Hooked material has been found as far back as 5th century Egypt. Hooking skills were brought to America from Europe, but the craft is now considered a distinctly North American folk art. The creative peak of rug hooking was in the early 19th century in New England and the Canadian Maritime Provinces. This technique was mainly used to make area rugs, stair runners, welcome mats and bed coverings; often using material from clothing that was no longer serviceable.

The class project is an adaptation of a hooked rug found on the internet that was listed for sale at an auction house. The auction listing states the rug was “American folk art, New York, 1800.” The class rug is done using French knots which give a very good scale “hooked” rug look. The focus of the class is for students to learn and/or perfect the French knot stitch so they are uniform in size. The finished rug measures approximately 3" x 4". There will also be discussion on design, color and resource materials.

time: 12 hours. Completion is unlikely. However, students will go home with all the techniques and materials to finish on their own.

POWER TOOLS: None

SKILL LEVEL: All levels

MATERIALS FEE: $25 to be collected at school

Kiefhaber

INSTRUCTOR: Daniela Kiefhaber, Artisan
COURSE: Leather Work and Bead Work
PROJECT: Native American Beadwork Leather Clothing

Beadwork is a Native American art form which uses glass beads imported from Europe for almost five centuries. Today dance regalia feature a variety of beadwork styles. The shown style is inspired by several styles, including the Great Lakes district, Yakima, Northern Plains and Dakota, which all featured some sort of floral designs. In class students will discuss many styles as well. The shown examples are a vest, trousers and tiny moccasins, all sized to fit a child. Students are very welcome to pick a garment they would like to reproduce in miniature. Easy techniques for pattern construction, leatherwork and seam construction will be shown. The main focus will be on application of the tiniest vintage Venetian glass beads in the chosen design with several hints and tricks offered by the instructor.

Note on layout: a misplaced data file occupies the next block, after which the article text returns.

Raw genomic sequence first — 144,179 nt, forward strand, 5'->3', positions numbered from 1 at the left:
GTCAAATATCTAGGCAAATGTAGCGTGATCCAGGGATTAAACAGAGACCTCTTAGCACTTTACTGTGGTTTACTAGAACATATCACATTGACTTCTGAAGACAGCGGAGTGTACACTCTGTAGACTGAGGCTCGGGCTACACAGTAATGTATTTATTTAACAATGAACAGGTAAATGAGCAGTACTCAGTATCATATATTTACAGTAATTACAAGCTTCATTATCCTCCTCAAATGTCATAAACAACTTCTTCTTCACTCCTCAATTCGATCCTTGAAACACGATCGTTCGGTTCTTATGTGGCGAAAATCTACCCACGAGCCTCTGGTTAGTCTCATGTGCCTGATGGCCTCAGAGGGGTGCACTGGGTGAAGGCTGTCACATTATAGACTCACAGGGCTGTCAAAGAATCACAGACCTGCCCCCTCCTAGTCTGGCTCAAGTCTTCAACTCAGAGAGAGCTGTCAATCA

time: 12 hours. Completion is likely.

POWER TOOLS: None

SKILL LEVEL: All levels

MATERIALS FEE: $30 to be collected at school

kobayashi

INSTRUCTOR: Miyuki Kobayashi, Artisan
COURSE: Clay Fish and Plant Making
PROJECT: Green Aquariums in Glass Bowls

Nature aquariums and bottle aquariums are recently becoming very popular because of having a more natural look and containing a lot of plants. People can enjoy fish and plants at the same time in a pleasing container.

In this class students will learn how to make fish, as usual, and various kinds of plants. They will make two different types of green glass aquariums. The instructor will provide a variety of styles of glass bowls for students to choose from. Goldfish and tropical fish were selected for the prototypes, but if students want, they can make other fish, like a neon tetra.